Thursday, October 29, 2009

The advantages and disadvantages of living in a common interest ownership community.

Have you ever made a list of pros and cons to decide how you really feel about a person or an issue? It sometimes helps to see in black and white which column outweighs the other.

Realistic expectations can often help avoid disappointment and failure in any endeavor. If you didn't make a list before you moved in to your current condominium, cooperative, homeowners' association or mobile home community, it's not too late to take a moment to figure out whether the advantages outweigh any perceived disadvantages.

Some of the advantages to that common interest ownership community are:

-Shared vision for aesthetics;

-Shared expenses for common facilities and amenities that you would not otherwise be able to afford;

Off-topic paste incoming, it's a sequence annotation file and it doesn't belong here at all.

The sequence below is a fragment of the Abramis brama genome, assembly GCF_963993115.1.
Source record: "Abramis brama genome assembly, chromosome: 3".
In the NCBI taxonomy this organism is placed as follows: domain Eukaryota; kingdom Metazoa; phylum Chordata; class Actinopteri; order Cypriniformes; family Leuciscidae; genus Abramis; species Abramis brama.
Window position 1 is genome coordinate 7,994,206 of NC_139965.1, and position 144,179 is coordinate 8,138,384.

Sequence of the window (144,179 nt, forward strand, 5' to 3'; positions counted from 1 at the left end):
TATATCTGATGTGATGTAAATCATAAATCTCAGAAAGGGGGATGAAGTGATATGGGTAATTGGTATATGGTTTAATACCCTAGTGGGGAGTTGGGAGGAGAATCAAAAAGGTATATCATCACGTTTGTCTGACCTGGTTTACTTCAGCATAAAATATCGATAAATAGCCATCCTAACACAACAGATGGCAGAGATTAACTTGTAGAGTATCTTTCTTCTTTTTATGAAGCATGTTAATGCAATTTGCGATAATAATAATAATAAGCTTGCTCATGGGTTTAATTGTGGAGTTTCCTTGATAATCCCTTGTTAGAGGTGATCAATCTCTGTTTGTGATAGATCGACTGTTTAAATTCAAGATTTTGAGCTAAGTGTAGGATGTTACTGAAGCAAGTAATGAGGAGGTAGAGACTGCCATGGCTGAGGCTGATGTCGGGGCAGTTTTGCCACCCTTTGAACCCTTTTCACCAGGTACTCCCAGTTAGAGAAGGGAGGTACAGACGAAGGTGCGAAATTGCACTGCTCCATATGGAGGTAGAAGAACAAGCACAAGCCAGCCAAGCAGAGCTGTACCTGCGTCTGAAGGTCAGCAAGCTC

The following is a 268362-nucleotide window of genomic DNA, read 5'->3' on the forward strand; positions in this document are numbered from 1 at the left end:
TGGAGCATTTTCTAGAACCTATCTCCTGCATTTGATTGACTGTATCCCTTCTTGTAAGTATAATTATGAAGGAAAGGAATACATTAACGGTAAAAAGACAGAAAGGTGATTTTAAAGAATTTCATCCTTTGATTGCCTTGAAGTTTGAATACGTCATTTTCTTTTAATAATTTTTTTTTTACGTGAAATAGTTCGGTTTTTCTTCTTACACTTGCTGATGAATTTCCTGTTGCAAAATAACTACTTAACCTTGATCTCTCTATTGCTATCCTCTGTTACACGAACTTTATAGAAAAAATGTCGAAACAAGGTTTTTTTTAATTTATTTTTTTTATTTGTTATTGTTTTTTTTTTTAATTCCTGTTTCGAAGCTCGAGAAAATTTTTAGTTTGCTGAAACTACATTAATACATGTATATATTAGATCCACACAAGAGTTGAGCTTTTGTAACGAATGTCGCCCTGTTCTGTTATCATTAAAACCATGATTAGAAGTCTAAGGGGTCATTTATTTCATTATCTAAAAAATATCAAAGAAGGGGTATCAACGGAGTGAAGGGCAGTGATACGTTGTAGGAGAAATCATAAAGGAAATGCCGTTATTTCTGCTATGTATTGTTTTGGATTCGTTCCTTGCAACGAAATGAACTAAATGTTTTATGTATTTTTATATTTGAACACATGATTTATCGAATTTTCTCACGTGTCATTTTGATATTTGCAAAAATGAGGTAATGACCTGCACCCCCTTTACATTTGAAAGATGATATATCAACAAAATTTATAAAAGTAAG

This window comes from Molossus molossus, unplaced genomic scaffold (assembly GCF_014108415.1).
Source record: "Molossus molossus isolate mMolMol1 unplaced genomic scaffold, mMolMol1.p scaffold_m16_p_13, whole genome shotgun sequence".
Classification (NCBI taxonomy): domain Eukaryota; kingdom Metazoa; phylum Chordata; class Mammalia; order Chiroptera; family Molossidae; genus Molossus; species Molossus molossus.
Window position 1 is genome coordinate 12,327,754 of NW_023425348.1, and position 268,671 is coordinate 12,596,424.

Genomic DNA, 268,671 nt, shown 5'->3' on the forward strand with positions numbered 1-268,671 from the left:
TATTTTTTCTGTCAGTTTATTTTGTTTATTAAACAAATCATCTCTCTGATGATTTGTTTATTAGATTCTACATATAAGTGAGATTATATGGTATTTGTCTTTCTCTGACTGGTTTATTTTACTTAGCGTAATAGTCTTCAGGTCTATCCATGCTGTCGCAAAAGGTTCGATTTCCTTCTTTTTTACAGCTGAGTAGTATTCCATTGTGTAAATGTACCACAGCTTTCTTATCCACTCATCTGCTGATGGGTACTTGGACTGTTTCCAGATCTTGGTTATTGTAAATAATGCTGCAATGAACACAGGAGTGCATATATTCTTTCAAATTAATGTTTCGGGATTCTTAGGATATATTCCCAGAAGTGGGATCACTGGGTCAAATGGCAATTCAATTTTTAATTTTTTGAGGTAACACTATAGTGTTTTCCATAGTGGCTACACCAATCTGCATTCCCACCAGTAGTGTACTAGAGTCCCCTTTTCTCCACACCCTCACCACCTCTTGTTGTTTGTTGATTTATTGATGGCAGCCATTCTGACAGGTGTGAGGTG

-Location (can't afford a house on the beach but a condo on the beach might be in your budget!);

-Rule enforcement (you hopefully won't have a neighbor paint her house purple or leave a car on cinderblocks for months);

-Bulk buying power.

Some of the disadvantages to that common interest ownership community may be:

-Your priorities in terms of maintenance and repair items might not be shared by the board;

-You are subject to the board's judgments in terms of vendor selection, contract sums, etc.

-You are subject to the documents being amended and rules you agreed to at the time of purchase being changed (you must be prepared to be on the losing end of votes at times);

-Your home is your castle except in a community association. You will have to tone down the all-night noisy parties, drive fewer cars and adapt to certain aesthetic standards you might not share;

-You could be the subject of arbitrary and capricious enforcement at some point or nasty board politics;

-You could be forced to pay for owners who aren't paying.

Of course, everyone's list will be different so it might be time to brush off or update yours to see if your community is still a good fit.

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